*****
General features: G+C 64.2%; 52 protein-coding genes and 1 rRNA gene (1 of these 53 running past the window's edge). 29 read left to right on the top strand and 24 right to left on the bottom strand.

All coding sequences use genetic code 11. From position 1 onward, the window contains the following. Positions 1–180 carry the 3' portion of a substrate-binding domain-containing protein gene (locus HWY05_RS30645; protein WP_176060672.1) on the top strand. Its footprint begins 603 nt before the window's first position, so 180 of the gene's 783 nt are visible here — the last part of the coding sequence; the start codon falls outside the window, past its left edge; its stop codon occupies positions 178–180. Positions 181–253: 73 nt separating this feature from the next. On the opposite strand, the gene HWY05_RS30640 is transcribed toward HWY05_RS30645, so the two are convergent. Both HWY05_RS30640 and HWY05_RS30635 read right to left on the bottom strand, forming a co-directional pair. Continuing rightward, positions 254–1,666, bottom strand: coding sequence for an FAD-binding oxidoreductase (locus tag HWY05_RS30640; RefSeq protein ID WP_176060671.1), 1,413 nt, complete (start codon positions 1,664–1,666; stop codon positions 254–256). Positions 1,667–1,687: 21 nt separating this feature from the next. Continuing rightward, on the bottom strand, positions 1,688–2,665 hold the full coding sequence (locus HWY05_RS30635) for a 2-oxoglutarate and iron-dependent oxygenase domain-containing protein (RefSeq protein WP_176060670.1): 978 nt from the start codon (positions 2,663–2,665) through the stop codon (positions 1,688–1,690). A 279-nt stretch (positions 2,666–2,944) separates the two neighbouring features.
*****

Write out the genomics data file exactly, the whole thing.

General features: G+C 64.2%; 52 protein-coding genes and 1 rRNA gene (1 of these 53 running past the window's edge). 29 read left to right on the top strand and 24 right to left on the bottom strand.

All coding sequences use genetic code 11. From position 1 onward, the window contains the following. Positions 1–180 carry the 3' portion of a substrate-binding domain-containing protein gene (locus HWY05_RS30645; protein WP_176060672.1) on the top strand. Its footprint begins 603 nt before the window's first position, so 180 of the gene's 783 nt are visible here — the last part of the coding sequence; the start codon falls outside the window, past its left edge; its stop codon occupies positions 178–180. Positions 181–253: 73 nt separating this feature from the next. On the opposite strand, the gene HWY05_RS30640 is transcribed toward HWY05_RS30645, so the two are convergent. Both HWY05_RS30640 and HWY05_RS30635 read right to left on the bottom strand, forming a co-directional pair. Continuing rightward, positions 254–1,666, bottom strand: coding sequence for an FAD-binding oxidoreductase (locus tag HWY05_RS30640; RefSeq protein ID WP_176060671.1), 1,413 nt, complete (start codon positions 1,664–1,666; stop codon positions 254–256). Positions 1,667–1,687: 21 nt separating this feature from the next. Continuing rightward, on the bottom strand, positions 1,688–2,665 hold the full coding sequence (locus HWY05_RS30635) for a 2-oxoglutarate and iron-dependent oxygenase domain-containing protein (RefSeq protein WP_176060670.1): 978 nt from the start codon (positions 2,663–2,665) through the stop codon (positions 1,688–1,690). A 279-nt stretch (positions 2,666–2,944) separates the two neighbouring features.